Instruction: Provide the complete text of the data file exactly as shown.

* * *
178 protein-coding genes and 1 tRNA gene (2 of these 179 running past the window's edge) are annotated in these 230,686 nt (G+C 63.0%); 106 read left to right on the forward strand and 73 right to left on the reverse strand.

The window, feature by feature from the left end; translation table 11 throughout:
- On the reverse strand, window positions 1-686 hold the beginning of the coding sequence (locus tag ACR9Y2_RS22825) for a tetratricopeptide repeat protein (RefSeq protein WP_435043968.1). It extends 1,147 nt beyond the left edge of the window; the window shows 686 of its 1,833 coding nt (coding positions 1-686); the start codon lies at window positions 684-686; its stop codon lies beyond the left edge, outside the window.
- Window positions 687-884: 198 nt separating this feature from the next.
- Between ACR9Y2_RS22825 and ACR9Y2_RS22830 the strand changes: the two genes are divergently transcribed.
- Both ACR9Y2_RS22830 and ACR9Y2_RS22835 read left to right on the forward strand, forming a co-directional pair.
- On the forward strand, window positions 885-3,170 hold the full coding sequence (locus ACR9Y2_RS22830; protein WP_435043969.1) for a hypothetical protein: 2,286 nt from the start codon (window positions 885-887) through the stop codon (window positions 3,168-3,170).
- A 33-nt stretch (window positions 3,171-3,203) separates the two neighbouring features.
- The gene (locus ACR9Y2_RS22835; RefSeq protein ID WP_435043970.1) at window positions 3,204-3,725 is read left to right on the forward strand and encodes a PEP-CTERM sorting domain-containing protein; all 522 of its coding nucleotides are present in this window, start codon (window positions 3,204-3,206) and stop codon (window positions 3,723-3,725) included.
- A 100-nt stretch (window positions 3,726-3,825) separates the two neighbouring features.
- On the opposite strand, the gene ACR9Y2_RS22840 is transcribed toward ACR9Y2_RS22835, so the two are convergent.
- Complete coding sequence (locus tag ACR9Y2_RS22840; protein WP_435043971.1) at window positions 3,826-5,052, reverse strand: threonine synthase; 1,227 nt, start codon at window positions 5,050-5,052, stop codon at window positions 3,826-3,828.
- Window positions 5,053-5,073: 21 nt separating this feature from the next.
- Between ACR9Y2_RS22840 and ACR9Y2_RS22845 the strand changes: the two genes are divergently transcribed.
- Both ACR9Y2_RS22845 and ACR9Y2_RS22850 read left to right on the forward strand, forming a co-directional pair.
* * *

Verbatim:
178 protein-coding genes and 1 tRNA gene (2 of these 179 running past the window's edge) are annotated in these 230,686 nt (G+C 63.0%); 106 read left to right on the forward strand and 73 right to left on the reverse strand.

The window, feature by feature from the left end; translation table 11 throughout:
- On the reverse strand, window positions 1-686 hold the beginning of the coding sequence (locus tag ACR9Y2_RS22825) for a tetratricopeptide repeat protein (RefSeq protein WP_435043968.1). It extends 1,147 nt beyond the left edge of the window; the window shows 686 of its 1,833 coding nt (coding positions 1-686); the start codon lies at window positions 684-686; its stop codon lies beyond the left edge, outside the window.
- Window positions 687-884: 198 nt separating this feature from the next.
- Between ACR9Y2_RS22825 and ACR9Y2_RS22830 the strand changes: the two genes are divergently transcribed.
- Both ACR9Y2_RS22830 and ACR9Y2_RS22835 read left to right on the forward strand, forming a co-directional pair.
- On the forward strand, window positions 885-3,170 hold the full coding sequence (locus ACR9Y2_RS22830; protein WP_435043969.1) for a hypothetical protein: 2,286 nt from the start codon (window positions 885-887) through the stop codon (window positions 3,168-3,170).
- A 33-nt stretch (window positions 3,171-3,203) separates the two neighbouring features.
- The gene (locus ACR9Y2_RS22835; RefSeq protein ID WP_435043970.1) at window positions 3,204-3,725 is read left to right on the forward strand and encodes a PEP-CTERM sorting domain-containing protein; all 522 of its coding nucleotides are present in this window, start codon (window positions 3,204-3,206) and stop codon (window positions 3,723-3,725) included.
- A 100-nt stretch (window positions 3,726-3,825) separates the two neighbouring features.
- On the opposite strand, the gene ACR9Y2_RS22840 is transcribed toward ACR9Y2_RS22835, so the two are convergent.
- Complete coding sequence (locus tag ACR9Y2_RS22840; protein WP_435043971.1) at window positions 3,826-5,052, reverse strand: threonine synthase; 1,227 nt, start codon at window positions 5,050-5,052, stop codon at window positions 3,826-3,828.
- Window positions 5,053-5,073: 21 nt separating this feature from the next.
- Between ACR9Y2_RS22840 and ACR9Y2_RS22845 the strand changes: the two genes are divergently transcribed.
- Both ACR9Y2_RS22845 and ACR9Y2_RS22850 read left to right on the forward strand, forming a co-directional pair.